It is a truth universally acknowledged that when one part of your life starts going okay, another falls spectacularly to pieces. - Bridget Jones.

Ok, that's entirely too dramatic for my sitch. In that instance, Bridge begins a stunning affair of the loins with Daniel Cleaver, while simultaneously, her mother leaves her father for an orange television presenter named Julian. I'm not going through anything like that, THANK YOU LORD.

But I'm having an interesting moment. While my newest fiction work is going swimmingly, rolling off my fingers in little gleeful bursts, I've been struggling through a story at work. It's weird. It's not writer's block, per se, because the reporting is there. It's just sort of a frozen and consuming concern of how to frame things and handle a great ton of information. It makes me want to run screaming into the night. I made good progress this week, mostly because I spent time studying stories by people who are awesome, just to jostle the old wrinkled prune inside my skull. I'm feeling optimistic. I've been able to keep up a good balance of journalism and fiction for almost two years now, and I have no current plans to change that. So any excuse of over-extending my mojo needs to GTFO. I just need to get past it and stop going, "DURRRRRR, um... coffee!"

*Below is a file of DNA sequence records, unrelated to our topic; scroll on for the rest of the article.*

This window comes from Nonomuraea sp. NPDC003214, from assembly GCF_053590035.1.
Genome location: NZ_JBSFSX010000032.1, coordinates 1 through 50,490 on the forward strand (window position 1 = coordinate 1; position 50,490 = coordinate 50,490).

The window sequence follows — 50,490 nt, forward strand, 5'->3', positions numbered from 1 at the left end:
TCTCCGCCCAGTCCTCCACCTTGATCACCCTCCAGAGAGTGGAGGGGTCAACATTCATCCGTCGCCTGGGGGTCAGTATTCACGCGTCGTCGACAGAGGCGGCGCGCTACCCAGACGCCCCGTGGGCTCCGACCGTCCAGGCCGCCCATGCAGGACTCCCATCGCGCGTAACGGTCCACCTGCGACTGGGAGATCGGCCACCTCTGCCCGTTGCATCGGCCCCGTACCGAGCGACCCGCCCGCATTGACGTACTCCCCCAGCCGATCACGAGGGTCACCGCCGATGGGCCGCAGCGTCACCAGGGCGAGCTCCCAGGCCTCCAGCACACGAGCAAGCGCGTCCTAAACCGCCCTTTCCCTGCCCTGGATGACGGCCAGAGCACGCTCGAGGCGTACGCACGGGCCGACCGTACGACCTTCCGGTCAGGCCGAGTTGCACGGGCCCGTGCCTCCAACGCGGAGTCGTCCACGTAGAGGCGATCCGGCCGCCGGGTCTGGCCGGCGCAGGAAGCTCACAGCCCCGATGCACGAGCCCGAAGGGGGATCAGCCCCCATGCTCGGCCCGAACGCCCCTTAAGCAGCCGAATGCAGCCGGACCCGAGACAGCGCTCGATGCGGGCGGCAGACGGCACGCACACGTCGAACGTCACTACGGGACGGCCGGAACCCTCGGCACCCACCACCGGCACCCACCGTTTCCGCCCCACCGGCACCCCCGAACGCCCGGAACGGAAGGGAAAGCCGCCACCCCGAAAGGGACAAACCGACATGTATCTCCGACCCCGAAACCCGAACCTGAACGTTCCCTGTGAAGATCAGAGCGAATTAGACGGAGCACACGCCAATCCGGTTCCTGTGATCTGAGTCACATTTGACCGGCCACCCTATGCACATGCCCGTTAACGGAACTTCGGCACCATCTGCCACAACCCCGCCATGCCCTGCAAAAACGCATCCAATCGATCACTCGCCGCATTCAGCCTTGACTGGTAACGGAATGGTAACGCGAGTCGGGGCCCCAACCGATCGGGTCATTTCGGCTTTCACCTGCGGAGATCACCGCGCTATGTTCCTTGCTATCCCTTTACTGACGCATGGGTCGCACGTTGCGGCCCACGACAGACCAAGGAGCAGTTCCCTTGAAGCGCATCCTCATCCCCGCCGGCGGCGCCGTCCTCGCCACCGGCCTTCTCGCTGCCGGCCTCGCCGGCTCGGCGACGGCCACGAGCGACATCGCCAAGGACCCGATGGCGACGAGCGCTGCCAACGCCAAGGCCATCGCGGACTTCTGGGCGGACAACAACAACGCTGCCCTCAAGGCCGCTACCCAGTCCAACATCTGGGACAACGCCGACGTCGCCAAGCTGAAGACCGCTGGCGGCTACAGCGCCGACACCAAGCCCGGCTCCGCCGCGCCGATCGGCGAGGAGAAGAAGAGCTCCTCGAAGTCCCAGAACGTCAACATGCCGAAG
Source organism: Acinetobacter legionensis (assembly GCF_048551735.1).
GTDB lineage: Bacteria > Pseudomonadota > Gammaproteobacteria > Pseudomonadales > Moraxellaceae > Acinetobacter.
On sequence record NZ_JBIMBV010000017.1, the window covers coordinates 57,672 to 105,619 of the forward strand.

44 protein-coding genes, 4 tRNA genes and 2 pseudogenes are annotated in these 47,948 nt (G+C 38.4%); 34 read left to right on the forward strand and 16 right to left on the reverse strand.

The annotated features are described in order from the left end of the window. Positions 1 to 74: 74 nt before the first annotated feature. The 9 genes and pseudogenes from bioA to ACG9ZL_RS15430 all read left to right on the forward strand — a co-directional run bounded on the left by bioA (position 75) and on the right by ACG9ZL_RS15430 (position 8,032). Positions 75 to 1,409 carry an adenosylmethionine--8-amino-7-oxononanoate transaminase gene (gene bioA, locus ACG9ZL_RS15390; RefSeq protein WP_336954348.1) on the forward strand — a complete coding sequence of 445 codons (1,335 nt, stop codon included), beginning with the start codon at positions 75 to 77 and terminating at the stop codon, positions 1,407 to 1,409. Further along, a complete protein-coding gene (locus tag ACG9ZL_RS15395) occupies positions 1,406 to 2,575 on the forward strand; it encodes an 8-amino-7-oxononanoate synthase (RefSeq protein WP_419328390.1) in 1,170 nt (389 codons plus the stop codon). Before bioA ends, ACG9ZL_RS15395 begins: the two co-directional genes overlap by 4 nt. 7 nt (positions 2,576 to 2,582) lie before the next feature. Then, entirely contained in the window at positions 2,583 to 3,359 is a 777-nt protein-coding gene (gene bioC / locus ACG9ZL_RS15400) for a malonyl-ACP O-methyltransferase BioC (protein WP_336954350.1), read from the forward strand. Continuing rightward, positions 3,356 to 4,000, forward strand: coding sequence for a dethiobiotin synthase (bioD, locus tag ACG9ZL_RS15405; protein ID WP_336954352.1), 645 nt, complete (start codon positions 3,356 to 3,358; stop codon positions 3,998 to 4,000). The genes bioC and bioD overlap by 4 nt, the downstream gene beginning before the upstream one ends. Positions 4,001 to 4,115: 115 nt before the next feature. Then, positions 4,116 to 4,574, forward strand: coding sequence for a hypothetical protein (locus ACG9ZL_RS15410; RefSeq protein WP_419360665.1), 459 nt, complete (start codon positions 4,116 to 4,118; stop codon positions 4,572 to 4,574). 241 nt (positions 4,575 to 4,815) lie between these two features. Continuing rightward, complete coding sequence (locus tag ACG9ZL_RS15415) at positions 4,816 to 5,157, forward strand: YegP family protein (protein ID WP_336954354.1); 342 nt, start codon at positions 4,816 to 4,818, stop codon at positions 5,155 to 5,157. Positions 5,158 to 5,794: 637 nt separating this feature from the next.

In keeping with the British theme of this post, here's a cheeky little song I found about the universal problem of HEAD VACANCY. It's called Writer's Block by a chap named Just Jack. Enjoy, brethren.

How to make a plot. Also, a sandwich.

Friday, July 1, 2011

Someone asked how I come up with a plot.

I'm not a gal who does a ton of outlining and notecarding, though I do envy those pulled-together freaks. Their bathrooms are probably also spotless. I'm more of a figure it out as you go person. I have a general idea of what I would like to happen, but that's about it.

The rest, I told my lunchmate, is like making a sandwich. A five dolla foot long, if you will. Or perhaps a tasty panini. Or a breakfast bagel. Sandwich category is a deeply personal choice every sandwich artist has to make for herself.

First, you have bread. Yum, bread!

Maybe you're in the mood for turkey. Nice, meaty, light. Oh, but cheese. Cheese, of course, needs to go on the bottom or else nothing will make sense.